Federation House, which, at the time of writing, has just been commercially purchased, will eject New Art Spaces in May. Castlefield’s programme manager, Matthew Pendergast, was sanguine about this development: ‘That’s just the nature of New Art Spaces. We’ve had a brilliant year with Federation House, the audiences that the city-centre location has brought us, and the artists. We’re definitely looking for a similar space.’
Perhaps one of the strengths of the art scene in Manchester is its increasing provision for early-career artists. Rogue Artists’ Studios, in the rapidly developing Piccadilly Basin, and Salford’s Islington Mill offer cheap studio spaces and engaging public programmes. Both are housed in former industrial buildings – spaces that constitute one of the greatest resources Manchester can offer artists – which recall a time when the city produced 65 percent of the world’s cotton. Meanwhile, hybrid organizations like The International 3, which both represents artists and maintains a non-profit status, tread an interesting line between public space and commercial gallery. With new locations in Salford confirmed last year and an off-site programme that has included participating in the 2015 edition of Dialogues – the gallery-partnering initiative at London Art Fair, curated by Anna Colin – The International 3, like Castlefield, occupies an important position, linking studio to public exhibition venue to marketplace.
Coogan’s caution against redevelopment came to mind at the re-opening of the Whitworth Art Gallery, part of the University of Manchester, which has doubled its public space over the last 18 months through a GBP £15 million redevelopment. The Valentine’s Day unveiling had been much anticipated and, despite feeling nauseated by the advertising campaign urging me to ‘fall in love again’, a first glance into the new galleries did send my heart a-flutter. Three spaces expand upwards to delineate previously hidden Victorian roofs and the central gallery looks out onto Whitworth Park across a glass-sided loggia. Cornelia Parker’s solo exhibition makes the most of these dramatic spaces: in the large-scale Cold Dark Matter: An Exploded View (1991), the pieces of a garden shed hang frozen, as if mid-explosion, around a central source of light. Smaller works also focus on dematerialization, many translating violence into something delicate through the use of materials such as wire drawn from a bullet. The park provides a striking backdrop for the show-stopping The Distance (A Kiss with added String) (2003), Parker’s take on Tate’s version of Auguste Rodin’s The Kiss (1889), covered with rope.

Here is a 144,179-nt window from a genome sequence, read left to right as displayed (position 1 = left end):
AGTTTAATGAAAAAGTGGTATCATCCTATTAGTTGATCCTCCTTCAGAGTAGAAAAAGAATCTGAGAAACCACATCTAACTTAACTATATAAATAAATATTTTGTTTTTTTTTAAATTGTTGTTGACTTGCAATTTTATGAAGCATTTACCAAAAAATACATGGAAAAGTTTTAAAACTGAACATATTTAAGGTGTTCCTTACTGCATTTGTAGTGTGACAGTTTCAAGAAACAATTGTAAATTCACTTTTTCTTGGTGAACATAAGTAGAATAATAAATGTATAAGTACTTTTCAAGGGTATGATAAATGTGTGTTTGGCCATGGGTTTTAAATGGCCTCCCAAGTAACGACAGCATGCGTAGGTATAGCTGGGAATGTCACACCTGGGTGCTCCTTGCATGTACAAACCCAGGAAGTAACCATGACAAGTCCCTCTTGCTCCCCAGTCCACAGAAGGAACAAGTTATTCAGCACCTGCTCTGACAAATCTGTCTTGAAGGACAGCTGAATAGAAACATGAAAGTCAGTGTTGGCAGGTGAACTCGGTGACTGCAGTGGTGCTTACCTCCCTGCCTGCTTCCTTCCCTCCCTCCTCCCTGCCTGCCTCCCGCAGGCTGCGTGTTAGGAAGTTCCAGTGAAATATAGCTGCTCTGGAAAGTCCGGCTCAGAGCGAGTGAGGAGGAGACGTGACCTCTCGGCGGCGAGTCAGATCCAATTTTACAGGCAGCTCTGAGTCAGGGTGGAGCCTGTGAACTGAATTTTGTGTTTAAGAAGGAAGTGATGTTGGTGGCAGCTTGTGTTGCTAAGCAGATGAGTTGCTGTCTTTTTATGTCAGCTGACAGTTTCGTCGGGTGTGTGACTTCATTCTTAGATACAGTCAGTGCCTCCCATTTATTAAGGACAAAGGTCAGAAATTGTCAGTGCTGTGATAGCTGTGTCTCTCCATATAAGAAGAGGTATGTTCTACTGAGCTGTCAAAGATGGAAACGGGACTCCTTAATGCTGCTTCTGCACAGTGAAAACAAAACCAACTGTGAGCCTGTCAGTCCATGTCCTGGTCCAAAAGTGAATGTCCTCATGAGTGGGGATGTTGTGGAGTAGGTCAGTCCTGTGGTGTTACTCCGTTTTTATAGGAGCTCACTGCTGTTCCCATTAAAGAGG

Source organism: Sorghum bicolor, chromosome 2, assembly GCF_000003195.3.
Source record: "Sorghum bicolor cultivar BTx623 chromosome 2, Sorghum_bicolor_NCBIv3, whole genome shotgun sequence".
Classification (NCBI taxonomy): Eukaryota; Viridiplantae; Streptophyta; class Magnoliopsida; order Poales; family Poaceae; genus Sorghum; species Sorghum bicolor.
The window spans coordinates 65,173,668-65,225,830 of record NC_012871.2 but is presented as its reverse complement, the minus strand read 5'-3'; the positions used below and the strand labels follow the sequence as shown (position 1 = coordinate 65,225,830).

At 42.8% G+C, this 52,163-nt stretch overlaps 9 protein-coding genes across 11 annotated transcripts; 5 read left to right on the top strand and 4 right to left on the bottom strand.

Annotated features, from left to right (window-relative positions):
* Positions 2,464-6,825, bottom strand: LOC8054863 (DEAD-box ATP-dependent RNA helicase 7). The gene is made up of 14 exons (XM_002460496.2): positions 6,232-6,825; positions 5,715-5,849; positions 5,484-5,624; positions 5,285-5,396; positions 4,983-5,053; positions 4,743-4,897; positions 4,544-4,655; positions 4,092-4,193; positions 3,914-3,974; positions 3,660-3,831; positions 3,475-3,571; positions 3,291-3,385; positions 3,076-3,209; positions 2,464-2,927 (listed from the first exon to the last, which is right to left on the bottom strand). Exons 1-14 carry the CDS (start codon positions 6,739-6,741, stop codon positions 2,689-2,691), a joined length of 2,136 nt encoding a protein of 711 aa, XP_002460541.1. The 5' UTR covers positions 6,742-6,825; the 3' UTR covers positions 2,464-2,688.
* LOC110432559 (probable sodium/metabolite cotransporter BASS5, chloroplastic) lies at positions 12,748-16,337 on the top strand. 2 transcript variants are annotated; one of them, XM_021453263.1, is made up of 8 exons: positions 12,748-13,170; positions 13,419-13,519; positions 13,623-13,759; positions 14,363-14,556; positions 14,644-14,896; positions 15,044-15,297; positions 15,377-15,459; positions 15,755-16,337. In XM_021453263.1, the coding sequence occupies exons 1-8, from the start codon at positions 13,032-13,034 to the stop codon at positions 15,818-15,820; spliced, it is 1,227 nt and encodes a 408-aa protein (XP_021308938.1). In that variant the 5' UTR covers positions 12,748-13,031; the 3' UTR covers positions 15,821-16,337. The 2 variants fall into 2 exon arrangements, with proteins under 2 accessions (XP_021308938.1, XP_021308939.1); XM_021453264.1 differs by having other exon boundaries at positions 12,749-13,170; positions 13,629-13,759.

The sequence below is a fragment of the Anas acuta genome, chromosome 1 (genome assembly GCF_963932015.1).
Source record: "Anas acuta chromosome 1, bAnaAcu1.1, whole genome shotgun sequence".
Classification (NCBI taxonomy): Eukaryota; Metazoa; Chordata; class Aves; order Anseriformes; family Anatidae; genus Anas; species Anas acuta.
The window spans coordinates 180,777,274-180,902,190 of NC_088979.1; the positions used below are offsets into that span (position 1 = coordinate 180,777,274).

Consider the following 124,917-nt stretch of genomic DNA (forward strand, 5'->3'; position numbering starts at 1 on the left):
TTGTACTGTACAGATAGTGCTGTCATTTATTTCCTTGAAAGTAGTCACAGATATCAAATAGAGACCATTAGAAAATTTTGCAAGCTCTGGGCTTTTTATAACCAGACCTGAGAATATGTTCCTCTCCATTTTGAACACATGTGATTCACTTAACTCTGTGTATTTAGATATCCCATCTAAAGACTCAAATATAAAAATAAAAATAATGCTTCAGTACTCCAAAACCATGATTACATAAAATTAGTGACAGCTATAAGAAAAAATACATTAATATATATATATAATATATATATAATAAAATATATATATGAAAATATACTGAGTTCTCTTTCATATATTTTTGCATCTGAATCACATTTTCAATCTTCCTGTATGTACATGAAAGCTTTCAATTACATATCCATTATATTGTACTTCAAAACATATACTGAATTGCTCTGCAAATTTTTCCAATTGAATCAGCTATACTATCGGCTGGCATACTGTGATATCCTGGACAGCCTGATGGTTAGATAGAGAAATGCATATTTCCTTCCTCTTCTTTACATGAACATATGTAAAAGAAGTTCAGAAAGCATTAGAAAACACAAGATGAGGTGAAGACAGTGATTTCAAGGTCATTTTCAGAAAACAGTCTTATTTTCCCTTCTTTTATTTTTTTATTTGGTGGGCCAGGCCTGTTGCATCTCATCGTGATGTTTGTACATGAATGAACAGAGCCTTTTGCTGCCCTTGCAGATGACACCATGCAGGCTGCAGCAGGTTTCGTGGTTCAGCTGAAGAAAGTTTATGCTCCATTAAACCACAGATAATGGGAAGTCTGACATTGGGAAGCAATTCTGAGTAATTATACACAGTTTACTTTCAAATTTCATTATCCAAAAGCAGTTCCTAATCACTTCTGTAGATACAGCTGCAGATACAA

This close connection to the park, which features an expanding collection of public sculptures, will no doubt make the gallery popular in the summer. The importance of accessibility to the organization is also clear through the collection displays, popular choices conveyed neatly by their titles: ‘Portraiture’ or ‘The 1960s’. But there is more: existing rooms upstairs feature concentrated bodies of work by Thomas Schütte and Sarah Lucas, while the new ‘landscape gallery’ boasts the European premier of Cai Guo-Qiang’s Unmanned Nature (2008), a 360-degree environment complete with pool and created with gunpowder, a juxtaposition of explosiveness and serenity that resonates with Parker’s work. The Whitworth received more than 18,000 visitors during its first weekend – a positive sign that, for the arts in Manchester at least, redevelopment may prove less a vampiric drain, and more a kiss of life.